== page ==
BEIRUT/AMMAN (Reuters) - A Syrian military source accused Turkey on Monday of helping Islamist rebels to stage an assault on Idlib, a provincial capital which fighters seized at the weekend.
The source declined to comment on the situation in Idlib, citing security considerations, but a monitoring group has confirmed the al Qaeda-linked Nusra Front and allies now control Idlib and said the Syrian air force bombed the city on Monday.
The fall of Idlib, 30 km (20 miles) from the Turkish border, marks only the second time in the Syrian civil war that Damascus has lost control of a provincial capital. The first was Raqqa, which the ultra-radical Islamic State group has turned into the de facto capital of its self-declared caliphate.
Echoing more general comments by President Bashar al-Assad, the military source accused both Turkey and Jordan of supporting the insurgents in their Idlib offensive, saying they were "leading operations and planning them". The insurgents were using advanced communication apparatus that had been supplied to them via Turkey, the source added.
The Turkish foreign ministry declined to comment.
Turkey is one of the regional states most hostile to Assad, along with Saudi Arabia and Qatar. In an interview with the U.S. network CBS, Assad described Turkish President Tayyip Erdogan as a "Muslim Brotherhood fanatic" who was directly supporting insurgents "logistically and militarily" daily.
Syria's government has not commented on the fall of Idlib, though the pro-government Watan newspaper published in Damascus reported on Monday that the Nusra Front and its allies had raised the al Qaeda flag over government buildings in the city.
Nusra Front was joined by groups including the hardline Ahrar al-Sham in seizing Idlib on Saturday, a reminder of the pressures facing Damascus after more than four years of crisis.
The Islamist alliance rejected a call by the Turkish-based mainstream political opposition to let an interim government set up its headquarters in Idlib, saying it would ruled by those "in the trenches and not in hotels".
The Syrian Observatory for Human Rights, the monitoring group, said warplanes staged a number of raids on Idlib. More than 170 people on both sides were killed in the fighting, including at least 126 Syrian insurgents, the Observatory said.
The setback for Assad in Idlib coincides with growing tension over Yemen between Saudi Arabia and Iran, one of Assad's firmest backers. Turkey has come out in support of a Saudi-led military intervention against Iranian-allied Houthis in Yemen.
The Syrian conflict, in which an estimated 220,000 people have been killed, has been a major arena for Iranian-Saudi rivalry.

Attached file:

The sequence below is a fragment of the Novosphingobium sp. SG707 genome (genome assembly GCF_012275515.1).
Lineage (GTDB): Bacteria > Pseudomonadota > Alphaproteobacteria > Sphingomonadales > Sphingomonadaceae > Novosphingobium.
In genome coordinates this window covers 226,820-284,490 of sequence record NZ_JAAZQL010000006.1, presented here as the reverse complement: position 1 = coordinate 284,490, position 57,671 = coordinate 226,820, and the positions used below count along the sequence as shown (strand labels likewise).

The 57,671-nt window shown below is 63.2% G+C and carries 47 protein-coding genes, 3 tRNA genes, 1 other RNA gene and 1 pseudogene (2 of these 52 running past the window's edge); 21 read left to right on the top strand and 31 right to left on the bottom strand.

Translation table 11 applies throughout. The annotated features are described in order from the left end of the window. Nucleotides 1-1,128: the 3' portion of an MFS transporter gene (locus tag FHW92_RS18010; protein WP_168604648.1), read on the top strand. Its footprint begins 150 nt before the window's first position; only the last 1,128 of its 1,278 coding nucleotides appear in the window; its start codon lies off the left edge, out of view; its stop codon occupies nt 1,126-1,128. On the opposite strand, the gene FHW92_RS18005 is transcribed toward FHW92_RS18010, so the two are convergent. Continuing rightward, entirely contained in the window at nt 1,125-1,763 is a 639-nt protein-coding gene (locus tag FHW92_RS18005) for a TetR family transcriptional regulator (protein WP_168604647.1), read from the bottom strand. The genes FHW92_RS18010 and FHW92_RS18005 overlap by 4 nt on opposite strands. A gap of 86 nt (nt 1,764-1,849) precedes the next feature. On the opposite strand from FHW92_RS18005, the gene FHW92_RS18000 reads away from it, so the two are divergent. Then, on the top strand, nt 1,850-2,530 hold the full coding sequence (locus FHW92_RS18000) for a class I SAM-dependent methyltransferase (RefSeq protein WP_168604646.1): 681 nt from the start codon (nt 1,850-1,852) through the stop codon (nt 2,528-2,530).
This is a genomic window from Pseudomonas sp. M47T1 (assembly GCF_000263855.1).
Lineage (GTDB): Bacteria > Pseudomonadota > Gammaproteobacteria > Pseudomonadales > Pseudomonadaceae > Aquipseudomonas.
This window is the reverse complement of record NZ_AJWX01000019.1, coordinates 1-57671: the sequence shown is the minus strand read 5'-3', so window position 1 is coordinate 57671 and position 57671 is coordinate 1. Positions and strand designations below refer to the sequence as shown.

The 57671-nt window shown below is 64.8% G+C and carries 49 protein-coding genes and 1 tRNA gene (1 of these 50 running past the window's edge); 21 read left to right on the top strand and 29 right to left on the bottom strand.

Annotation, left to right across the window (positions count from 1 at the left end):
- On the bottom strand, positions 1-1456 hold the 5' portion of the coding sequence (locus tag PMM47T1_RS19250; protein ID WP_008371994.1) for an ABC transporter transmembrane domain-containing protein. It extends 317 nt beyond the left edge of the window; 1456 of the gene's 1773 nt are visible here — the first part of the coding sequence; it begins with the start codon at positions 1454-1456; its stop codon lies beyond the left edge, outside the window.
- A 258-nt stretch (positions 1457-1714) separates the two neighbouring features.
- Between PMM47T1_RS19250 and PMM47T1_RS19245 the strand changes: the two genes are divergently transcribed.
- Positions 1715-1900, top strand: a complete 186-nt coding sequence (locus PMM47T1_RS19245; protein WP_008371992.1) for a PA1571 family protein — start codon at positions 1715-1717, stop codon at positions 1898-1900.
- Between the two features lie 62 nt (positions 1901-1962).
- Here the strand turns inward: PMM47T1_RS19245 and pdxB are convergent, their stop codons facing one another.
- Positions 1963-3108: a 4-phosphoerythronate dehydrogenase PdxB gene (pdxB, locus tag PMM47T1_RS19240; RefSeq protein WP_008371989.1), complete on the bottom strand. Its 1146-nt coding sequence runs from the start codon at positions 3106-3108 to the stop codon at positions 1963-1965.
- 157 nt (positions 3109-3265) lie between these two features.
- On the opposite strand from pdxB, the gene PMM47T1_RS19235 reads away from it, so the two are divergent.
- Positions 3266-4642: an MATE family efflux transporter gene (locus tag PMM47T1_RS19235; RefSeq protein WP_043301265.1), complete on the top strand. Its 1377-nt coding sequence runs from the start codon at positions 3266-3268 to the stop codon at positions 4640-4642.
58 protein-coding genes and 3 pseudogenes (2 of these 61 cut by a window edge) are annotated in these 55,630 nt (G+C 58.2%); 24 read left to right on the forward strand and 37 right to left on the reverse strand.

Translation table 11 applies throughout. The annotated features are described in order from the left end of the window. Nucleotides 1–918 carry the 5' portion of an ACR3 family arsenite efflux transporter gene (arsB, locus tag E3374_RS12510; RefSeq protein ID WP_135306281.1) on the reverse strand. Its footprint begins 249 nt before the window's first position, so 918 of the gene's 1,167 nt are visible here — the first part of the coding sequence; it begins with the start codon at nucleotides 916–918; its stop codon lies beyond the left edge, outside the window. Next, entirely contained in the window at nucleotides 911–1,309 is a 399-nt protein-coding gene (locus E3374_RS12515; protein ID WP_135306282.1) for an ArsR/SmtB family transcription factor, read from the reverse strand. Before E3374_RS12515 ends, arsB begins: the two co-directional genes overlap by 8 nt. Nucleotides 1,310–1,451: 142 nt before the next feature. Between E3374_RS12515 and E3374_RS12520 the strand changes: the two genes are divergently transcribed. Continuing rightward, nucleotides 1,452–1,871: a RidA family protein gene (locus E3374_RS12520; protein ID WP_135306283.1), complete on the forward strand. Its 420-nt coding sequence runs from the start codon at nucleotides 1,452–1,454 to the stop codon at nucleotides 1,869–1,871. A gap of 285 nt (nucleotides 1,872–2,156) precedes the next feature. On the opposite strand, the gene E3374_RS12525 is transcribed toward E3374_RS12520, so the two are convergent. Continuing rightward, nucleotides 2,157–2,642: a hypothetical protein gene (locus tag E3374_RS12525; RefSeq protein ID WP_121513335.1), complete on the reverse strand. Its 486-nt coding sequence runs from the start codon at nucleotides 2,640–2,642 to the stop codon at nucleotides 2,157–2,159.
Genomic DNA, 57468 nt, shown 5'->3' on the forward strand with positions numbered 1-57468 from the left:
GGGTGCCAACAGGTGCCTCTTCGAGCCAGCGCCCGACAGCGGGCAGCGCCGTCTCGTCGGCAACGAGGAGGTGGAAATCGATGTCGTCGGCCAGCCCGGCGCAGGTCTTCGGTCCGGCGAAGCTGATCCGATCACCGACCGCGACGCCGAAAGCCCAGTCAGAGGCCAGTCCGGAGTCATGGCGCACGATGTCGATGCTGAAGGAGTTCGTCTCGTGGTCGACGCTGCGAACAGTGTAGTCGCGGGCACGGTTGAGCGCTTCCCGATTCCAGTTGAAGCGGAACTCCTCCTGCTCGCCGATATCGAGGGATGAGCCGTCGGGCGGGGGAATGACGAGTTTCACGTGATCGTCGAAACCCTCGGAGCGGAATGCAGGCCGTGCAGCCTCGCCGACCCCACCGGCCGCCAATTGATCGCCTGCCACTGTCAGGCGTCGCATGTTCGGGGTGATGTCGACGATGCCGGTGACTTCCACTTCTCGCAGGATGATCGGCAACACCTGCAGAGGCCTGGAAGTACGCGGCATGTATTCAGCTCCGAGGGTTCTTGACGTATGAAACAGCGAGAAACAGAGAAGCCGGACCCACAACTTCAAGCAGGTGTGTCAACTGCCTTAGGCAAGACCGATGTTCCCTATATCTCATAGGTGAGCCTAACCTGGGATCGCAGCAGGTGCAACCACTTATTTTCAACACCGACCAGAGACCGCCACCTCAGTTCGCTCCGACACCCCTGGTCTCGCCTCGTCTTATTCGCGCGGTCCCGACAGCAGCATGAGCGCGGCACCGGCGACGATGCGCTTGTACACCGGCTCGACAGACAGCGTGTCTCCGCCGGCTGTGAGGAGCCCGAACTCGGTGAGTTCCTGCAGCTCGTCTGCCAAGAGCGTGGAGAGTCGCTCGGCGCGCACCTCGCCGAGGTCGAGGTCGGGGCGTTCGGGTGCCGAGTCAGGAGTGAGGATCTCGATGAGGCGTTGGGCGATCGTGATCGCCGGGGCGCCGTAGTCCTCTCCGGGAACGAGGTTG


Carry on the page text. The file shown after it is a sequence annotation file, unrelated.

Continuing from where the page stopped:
The Nusra Front's influence in northwestern Syria has been expanding at the expense of mainstream rebel groups, some of which received U.S. military support. It is a rival of Islamic State, an al Qaeda offshoot that has seized territory in both Syria and Iraq.
Ahrar al-Sham issued a statement urging the people of Idlib to help fighters run the city and saying they were not seeking to set up an Islamic emirate.
"There was an agreement by all factions to protect and ensure that essential services are continued," said an Ahrar al-Sham fighter who said he was speaking from Idlib during an interview conducted via the internet. He did not give his name.
But there are many questions over how groups that won Idlib in a joint operation will run the city.
"The rebels have certainly shown they can cooperate on the battlefield - that is not new - but the governance question has been much more difficult for them, particularly in the north, and particularly in Idlib province where Nusra has been asserting unilateral dominance," said Noah Bonsey, a senior analyst with International Crisis Group.
Mainstream rebel groups fighting Assad in southern Syria say they recently received increased support from his foreign enemies in response to a government offensive there.
Rami Abdulrahman, who runs the Observatory, said the death toll among Syrian government forces and personnel was much lower than among insurgents. An opposition activist in the area said the government had withdrawn personnel and anything sensitive to the state in apparent anticipation of losing the city.
Reporting by Tom Perry and Mariam Karouny in Beirut, Suleiman al-Khalidi in Amman and Omar Fahmy in Cairo, and Humeyra Pamuk and Jonny Hogg in Turkey; Writing by Tom Perry; editing by David Stamp